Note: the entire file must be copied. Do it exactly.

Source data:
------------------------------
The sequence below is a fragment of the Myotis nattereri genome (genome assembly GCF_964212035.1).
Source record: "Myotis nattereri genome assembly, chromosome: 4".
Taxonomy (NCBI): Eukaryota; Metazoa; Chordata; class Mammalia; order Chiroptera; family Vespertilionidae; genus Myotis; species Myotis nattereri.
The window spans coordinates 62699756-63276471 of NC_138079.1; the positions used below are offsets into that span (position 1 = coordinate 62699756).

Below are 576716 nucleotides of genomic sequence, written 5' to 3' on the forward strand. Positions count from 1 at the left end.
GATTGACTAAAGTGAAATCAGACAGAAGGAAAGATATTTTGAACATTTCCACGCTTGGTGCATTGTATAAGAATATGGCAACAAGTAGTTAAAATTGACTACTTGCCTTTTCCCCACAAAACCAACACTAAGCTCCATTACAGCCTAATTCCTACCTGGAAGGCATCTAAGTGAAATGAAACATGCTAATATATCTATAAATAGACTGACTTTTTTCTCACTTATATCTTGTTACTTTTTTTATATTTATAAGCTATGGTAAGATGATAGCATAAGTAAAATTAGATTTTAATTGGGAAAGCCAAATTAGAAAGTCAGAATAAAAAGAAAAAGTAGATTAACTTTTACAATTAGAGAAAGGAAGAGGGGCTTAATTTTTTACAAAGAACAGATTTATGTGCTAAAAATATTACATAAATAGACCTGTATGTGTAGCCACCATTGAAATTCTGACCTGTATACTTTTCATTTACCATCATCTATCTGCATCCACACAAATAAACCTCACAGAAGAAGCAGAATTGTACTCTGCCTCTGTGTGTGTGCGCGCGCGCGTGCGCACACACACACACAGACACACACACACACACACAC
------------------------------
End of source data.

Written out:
The sequence below is a fragment of the Myotis nattereri genome (genome assembly GCF_964212035.1).
Source record: "Myotis nattereri genome assembly, chromosome: 4".
Taxonomy (NCBI): Eukaryota; Metazoa; Chordata; class Mammalia; order Chiroptera; family Vespertilionidae; genus Myotis; species Myotis nattereri.
The window spans coordinates 62699756-63276471 of NC_138079.1; the positions used below are offsets into that span (position 1 = coordinate 62699756).

Below are 576716 nucleotides of genomic sequence, written 5' to 3' on the forward strand. Positions count from 1 at the left end.
GATTGACTAAAGTGAAATCAGACAGAAGGAAAGATATTTTGAACATTTCCACGCTTGGTGCATTGTATAAGAATATGGCAACAAGTAGTTAAAATTGACTACTTGCCTTTTCCCCACAAAACCAACACTAAGCTCCATTACAGCCTAATTCCTACCTGGAAGGCATCTAAGTGAAATGAAACATGCTAATATATCTATAAATAGACTGACTTTTTTCTCACTTATATCTTGTTACTTTTTTTATATTTATAAGCTATGGTAAGATGATAGCATAAGTAAAATTAGATTTTAATTGGGAAAGCCAAATTAGAAAGTCAGAATAAAAAGAAAAAGTAGATTAACTTTTACAATTAGAGAAAGGAAGAGGGGCTTAATTTTTTACAAAGAACAGATTTATGTGCTAAAAATATTACATAAATAGACCTGTATGTGTAGCCACCATTGAAATTCTGACCTGTATACTTTTCATTTACCATCATCTATCTGCATCCACACAAATAAACCTCACAGAAGAAGCAGAATTGTACTCTGCCTCTGTGTGTGTGCGCGCGCGCGTGCGCACACACACACACAGACACACACACACACACACAC